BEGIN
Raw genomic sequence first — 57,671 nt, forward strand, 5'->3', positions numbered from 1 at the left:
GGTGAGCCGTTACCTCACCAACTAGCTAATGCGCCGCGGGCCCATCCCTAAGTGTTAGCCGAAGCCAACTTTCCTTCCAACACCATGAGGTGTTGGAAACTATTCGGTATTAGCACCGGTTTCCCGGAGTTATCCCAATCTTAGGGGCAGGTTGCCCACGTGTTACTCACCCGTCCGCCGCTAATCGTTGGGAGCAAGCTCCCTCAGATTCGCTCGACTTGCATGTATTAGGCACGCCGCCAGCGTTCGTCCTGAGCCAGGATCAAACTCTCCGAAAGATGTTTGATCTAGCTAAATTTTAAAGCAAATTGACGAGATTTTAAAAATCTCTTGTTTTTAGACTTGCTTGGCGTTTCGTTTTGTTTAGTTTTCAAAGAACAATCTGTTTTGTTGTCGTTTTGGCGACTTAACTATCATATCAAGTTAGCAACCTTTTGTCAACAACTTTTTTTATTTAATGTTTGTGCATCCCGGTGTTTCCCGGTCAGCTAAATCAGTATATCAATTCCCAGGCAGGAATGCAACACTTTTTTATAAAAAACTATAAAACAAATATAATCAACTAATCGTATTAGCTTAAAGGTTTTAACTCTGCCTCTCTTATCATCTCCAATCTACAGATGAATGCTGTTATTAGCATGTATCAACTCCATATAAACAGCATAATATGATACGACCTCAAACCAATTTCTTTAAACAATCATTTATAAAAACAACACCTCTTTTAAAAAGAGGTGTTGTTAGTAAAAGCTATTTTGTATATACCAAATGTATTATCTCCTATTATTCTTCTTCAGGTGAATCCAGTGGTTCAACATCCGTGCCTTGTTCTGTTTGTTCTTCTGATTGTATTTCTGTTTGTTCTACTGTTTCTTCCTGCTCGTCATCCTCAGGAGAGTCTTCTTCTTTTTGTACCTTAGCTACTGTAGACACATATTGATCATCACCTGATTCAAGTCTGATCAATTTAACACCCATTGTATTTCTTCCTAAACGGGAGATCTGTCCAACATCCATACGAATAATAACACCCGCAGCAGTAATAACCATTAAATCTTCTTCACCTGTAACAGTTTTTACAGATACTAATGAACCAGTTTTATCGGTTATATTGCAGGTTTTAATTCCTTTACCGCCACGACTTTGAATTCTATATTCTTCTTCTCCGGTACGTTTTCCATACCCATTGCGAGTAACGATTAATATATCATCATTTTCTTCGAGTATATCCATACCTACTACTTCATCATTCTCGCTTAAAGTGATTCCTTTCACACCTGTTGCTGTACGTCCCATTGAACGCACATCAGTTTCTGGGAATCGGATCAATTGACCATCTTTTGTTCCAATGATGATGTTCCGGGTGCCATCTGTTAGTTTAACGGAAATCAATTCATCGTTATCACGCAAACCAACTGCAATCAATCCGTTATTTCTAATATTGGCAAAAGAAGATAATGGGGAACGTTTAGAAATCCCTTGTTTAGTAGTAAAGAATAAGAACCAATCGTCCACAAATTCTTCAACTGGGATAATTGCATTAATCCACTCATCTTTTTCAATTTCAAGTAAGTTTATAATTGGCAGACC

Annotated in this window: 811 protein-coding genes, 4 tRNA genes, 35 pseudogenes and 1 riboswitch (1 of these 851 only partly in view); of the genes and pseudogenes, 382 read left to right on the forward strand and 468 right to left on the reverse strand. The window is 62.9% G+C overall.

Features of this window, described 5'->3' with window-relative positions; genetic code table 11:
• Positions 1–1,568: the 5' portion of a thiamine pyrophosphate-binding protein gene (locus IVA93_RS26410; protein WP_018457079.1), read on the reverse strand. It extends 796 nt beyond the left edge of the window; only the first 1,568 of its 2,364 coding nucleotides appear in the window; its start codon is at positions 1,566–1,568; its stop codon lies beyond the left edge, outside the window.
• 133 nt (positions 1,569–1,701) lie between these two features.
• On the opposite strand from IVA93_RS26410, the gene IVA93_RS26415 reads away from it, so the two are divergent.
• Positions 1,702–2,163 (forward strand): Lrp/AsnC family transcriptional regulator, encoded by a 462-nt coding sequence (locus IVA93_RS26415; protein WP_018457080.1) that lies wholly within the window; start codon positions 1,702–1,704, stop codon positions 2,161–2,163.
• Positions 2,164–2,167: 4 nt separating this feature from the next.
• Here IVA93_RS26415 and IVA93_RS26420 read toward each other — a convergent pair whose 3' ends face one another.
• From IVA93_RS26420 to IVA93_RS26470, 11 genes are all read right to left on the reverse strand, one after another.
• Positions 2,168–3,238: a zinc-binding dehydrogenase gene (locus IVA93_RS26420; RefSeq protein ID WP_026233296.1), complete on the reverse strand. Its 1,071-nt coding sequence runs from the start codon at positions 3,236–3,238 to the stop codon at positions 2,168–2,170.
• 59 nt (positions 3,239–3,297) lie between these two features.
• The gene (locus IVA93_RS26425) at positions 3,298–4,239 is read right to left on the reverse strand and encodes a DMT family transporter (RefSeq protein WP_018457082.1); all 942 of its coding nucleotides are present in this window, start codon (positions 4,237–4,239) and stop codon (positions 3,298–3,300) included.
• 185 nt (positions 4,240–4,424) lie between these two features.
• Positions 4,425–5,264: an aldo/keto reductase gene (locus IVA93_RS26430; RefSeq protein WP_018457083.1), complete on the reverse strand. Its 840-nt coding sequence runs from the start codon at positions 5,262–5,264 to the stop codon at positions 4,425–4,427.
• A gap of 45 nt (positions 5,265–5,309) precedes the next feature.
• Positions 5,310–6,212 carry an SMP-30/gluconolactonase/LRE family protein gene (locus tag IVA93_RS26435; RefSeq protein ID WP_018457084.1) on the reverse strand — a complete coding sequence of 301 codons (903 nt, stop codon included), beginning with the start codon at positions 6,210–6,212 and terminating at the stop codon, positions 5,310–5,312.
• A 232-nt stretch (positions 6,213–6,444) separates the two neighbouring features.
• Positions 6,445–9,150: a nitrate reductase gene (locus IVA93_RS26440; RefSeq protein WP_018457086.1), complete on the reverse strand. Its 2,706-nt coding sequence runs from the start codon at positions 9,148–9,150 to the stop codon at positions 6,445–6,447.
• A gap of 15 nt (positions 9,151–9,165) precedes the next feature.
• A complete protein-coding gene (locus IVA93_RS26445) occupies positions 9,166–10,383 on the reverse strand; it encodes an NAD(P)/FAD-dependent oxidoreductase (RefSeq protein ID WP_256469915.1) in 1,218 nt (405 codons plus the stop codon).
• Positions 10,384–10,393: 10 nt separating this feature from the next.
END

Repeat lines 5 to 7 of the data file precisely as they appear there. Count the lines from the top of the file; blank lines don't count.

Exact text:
• Positions 1–1,568: the 5' portion of a thiamine pyrophosphate-binding protein gene (locus IVA93_RS26410; protein WP_018457079.1), read on the reverse strand. It extends 796 nt beyond the left edge of the window; only the first 1,568 of its 2,364 coding nucleotides appear in the window; its start codon is at positions 1,566–1,568; its stop codon lies beyond the left edge, outside the window.
• 133 nt (positions 1,569–1,701) lie between these two features.
• On the opposite strand from IVA93_RS26410, the gene IVA93_RS26415 reads away from it, so the two are divergent.